Republican House members today expressed support for the idea of requiring oil rigs to be located out of sight even while they are pumping oil from beneath state waters near the coast.
A representative of the National Ocean Industries Association told a House panel that oil and gas production platforms could be connected by pipelines to wells as far as 50 miles away.
The House Select Policy Council on Strategic & Economic Planning is holding a series of hearings on possible legislation to allow drilling in state waters. The House adopted a bill last year to allow drilling in Florida waters within three miles of the coast, but the Senate refused to consider the bill.
Rep. Dean Cannon, R-Winter Park and council chairman, said allowing drilling but requiring rigs to be out of sight in federal waters is an appealing idea. Cannon is slated to be House speaker in 2011.
"As a fifth generation Floridian, I think not having permanent structures visible from the coast is an important priority to me and I think is shared by a lot of people," he said. "That is the kind of thing I would anticipate wanting to have in a final bill."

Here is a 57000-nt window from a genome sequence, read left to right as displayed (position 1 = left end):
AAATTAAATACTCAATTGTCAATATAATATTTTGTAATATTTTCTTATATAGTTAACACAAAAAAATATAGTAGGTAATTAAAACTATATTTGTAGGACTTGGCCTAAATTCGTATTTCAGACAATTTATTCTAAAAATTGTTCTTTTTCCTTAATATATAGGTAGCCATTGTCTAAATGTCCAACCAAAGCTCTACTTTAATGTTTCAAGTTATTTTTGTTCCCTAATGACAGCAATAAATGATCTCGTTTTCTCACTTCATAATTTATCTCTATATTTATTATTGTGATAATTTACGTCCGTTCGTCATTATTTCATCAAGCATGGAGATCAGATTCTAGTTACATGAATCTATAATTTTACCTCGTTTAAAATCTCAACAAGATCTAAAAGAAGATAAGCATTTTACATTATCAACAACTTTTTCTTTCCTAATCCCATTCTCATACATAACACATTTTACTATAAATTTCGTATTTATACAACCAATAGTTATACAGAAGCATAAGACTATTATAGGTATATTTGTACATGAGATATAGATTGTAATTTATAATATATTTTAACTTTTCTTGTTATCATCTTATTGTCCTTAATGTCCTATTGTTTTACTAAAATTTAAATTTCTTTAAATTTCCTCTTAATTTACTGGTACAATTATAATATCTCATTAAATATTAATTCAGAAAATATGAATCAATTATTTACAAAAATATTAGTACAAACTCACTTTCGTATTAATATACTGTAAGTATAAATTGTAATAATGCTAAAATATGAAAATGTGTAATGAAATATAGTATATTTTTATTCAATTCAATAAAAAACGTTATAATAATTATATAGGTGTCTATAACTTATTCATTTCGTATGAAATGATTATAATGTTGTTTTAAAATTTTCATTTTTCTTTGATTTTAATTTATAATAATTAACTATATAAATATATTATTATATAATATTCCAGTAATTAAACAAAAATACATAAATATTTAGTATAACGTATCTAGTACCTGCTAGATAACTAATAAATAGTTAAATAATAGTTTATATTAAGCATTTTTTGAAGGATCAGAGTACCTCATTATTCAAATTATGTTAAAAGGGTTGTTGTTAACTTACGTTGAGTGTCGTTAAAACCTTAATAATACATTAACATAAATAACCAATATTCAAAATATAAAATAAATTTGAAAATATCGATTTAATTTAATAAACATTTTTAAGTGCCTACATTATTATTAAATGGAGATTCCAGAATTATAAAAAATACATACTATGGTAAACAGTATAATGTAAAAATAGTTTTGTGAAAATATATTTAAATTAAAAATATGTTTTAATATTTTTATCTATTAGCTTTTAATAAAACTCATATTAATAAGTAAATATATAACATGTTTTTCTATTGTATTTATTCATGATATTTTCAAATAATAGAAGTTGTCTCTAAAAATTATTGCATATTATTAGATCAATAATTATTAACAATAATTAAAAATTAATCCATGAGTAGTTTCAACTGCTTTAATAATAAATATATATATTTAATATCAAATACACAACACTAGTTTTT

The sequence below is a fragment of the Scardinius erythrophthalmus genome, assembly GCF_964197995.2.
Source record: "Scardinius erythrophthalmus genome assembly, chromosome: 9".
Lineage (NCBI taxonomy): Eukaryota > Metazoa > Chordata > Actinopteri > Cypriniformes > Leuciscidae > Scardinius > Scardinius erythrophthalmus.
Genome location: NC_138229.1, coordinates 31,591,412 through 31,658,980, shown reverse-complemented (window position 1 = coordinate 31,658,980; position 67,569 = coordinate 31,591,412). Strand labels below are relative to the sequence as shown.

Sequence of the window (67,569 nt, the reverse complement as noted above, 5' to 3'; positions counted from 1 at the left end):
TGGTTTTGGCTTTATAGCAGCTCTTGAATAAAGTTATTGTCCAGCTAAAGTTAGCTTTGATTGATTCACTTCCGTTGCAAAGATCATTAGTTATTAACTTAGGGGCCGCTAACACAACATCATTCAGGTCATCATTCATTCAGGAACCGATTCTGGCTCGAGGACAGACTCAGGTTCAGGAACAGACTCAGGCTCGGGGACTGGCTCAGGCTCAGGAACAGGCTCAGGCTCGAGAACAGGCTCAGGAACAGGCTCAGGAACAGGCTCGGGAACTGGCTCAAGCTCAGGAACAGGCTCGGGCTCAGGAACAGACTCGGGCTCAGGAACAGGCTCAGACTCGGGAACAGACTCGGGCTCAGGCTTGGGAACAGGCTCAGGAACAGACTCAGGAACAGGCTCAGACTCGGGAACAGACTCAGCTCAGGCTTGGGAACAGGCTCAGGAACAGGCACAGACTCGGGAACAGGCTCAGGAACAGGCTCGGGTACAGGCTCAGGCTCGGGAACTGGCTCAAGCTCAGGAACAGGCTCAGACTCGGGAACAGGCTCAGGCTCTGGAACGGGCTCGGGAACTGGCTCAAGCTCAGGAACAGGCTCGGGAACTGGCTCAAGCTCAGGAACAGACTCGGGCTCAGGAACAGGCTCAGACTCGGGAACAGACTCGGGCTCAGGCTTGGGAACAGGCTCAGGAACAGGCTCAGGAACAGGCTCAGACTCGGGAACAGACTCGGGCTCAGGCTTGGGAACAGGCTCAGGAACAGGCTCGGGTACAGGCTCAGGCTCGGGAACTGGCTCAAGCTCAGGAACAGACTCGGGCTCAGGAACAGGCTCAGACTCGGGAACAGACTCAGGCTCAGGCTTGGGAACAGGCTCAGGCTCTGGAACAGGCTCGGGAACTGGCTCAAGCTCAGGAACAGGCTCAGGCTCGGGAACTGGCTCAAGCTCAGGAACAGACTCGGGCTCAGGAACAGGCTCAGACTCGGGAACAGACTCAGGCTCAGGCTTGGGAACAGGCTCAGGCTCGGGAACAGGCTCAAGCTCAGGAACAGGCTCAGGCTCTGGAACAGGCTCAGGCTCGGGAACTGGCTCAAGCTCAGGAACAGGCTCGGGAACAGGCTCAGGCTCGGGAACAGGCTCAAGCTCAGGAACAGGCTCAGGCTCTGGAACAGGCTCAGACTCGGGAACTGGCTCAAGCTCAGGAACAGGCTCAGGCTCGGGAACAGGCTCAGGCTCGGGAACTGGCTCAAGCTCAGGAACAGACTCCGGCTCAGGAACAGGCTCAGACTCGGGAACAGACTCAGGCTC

Also during the meeting, Cannon said three council meetings will be scheduled for February to outline oil production and accident responses, competing coastal activities including military, tourism and fishing, and the economic impacts of oil and gas production.
Drilling supporters, including Associated Industries of Florida, say drilling will create jobs and reduce the nation's dependence on foreign oil. Opponents, including environmental groups and some coastal communities, say drilling threatens fishing and the state's beach tourism.
The Senate Committee on Environmental Preservation and Conservation also is studying the issue at the direction of Senate President Jeff Atwater, who did not give a deadline for when the research should be concluded.
(Story copyrighted by Bruce Ritchie and FloridaEnvironments.com. Do no copy or redistribute without permission.)